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New York City May Ban Drug Testing for Weed

NEWS
Randy Robinson
Apr 10, 2019
Share this article!
New York City May Ban Drug Testing for Weed

As New York state braces itself to legalize weed, the Big Apple is taking additional steps to ensure protection for employees who consume cannabis.

New York City passed a bill that would ban employers from drug testing new hires for marijuana.

The bill passed on Tuesday by a 41-4 vote. If New York Mayor Bill de Blasio signs it into law, employers will be barred from requiring prospective employees to undergo drug tests for THC, the intoxicating component of the cannabis plant.

“We need to be creating more access points for employment, not less,” Public Advocate Jamaane Williams, one of the bill’s sponsors, told Bloomberg Law. “And as we move toward legalization, it makes absolutely no sense that we’re keeping people from finding jobs or advancing their careers because of marijuana use.”

Not every business sector will be affected by the new rule. Employees in safety or security positions may still undergo drug testing, as well as jobs in construction, law enforcement, and the medical fields.

Workplace policies grew complicated after states began legalizing weed, especially with policies regarding drug testing. In 2015, the Colorado Supreme Court ruled in favor of Dish Network, a satellite provider that fired medical marijuana patient Brandon Coates for coming up hot on a urine test.

Coates sued the company for violating his rights, as medical cannabis laws were written into the state constitution in 2000. The state legalized recreational weed in 2012. But the 2015 ruling stated that because cannabis remains federally illegal, Dish Network was within its legal rights to terminate Coates.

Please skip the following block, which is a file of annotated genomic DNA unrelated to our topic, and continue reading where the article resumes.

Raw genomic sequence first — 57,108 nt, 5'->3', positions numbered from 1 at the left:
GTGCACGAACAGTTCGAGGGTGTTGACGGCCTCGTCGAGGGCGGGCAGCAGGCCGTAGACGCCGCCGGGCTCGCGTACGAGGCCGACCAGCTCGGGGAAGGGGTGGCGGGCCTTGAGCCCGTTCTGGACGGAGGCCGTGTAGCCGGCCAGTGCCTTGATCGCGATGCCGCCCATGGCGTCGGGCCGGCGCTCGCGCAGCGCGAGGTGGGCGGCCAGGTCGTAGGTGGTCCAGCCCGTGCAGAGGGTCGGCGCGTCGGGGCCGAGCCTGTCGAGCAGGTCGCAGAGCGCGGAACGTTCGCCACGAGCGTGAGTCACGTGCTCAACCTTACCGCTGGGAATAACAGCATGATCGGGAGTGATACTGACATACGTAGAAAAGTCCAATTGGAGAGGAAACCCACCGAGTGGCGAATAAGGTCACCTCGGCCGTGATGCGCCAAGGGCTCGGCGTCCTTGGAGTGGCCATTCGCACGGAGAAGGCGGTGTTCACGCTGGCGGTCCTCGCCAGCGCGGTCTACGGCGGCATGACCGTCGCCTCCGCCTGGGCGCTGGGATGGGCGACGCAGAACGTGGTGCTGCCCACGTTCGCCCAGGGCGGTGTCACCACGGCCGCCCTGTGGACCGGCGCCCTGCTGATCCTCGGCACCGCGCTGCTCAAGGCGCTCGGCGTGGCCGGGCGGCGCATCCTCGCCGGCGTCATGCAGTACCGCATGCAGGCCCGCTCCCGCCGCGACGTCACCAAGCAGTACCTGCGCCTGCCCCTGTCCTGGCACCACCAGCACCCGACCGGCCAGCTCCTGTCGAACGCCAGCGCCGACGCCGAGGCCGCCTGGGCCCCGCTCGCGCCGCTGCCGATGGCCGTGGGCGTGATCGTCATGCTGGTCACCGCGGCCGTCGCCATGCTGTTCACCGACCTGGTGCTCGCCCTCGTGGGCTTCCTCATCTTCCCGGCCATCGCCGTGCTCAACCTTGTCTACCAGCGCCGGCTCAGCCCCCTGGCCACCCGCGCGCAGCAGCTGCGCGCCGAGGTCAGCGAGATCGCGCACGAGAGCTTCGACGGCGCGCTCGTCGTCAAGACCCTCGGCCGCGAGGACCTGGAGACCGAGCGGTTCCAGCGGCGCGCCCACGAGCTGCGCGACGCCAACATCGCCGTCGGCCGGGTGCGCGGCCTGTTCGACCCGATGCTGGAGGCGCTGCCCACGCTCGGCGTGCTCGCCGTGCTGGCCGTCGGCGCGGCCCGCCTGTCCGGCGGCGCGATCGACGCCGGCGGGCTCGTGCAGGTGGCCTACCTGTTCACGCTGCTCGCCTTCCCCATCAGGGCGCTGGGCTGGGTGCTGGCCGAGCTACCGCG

Coates said he never consumed medical cannabis at work. He only took his meds at home, after he was off the clock, but THC can show up on drug tests weeks if not months after cessation. Current testing methods do not test for intoxication; they only detect the presence of THC in provided samples.

In the US, corporations and smaller businesses are not required by law to deny employment to cannabis consumers. However, some business insurance plans require drug testing, especially for national corporations. But not all corporations have mandatory drug tests for new hires.

If signed into law, New York’s bill would be one of the first to protect employees from unfair drug testing. Until then, tokers can resort to a few tricks that could beat drug tests without ever having to stop smoking weed.

Those who solely use CBD products should be wary of drug tests, too. Because CBD products are often derived from cannabis, they may contain trace amounts of THC, which can still show up on lab results.

New York state recently killed a legalization bill that would have allowed cannabis possession, sales, cultivation, and consumption for adults 21 and over. Gov. Cuomo said he expects a new version of the legalization bill to clear sometime in the coming months.

Follow Randy Robinson on Twitter


Randy Robinson
Randy Robinson

Based in Denver, Randy studied cannabinoid science while getting their degree in molecular biology at the University of Colorado. When they're not writing about cannabis, science, politics, or LGBT issues, they can be found hitting the trees somewhere in the Rocky Mountains. Catch them on Twitter and Instagram @randieseljay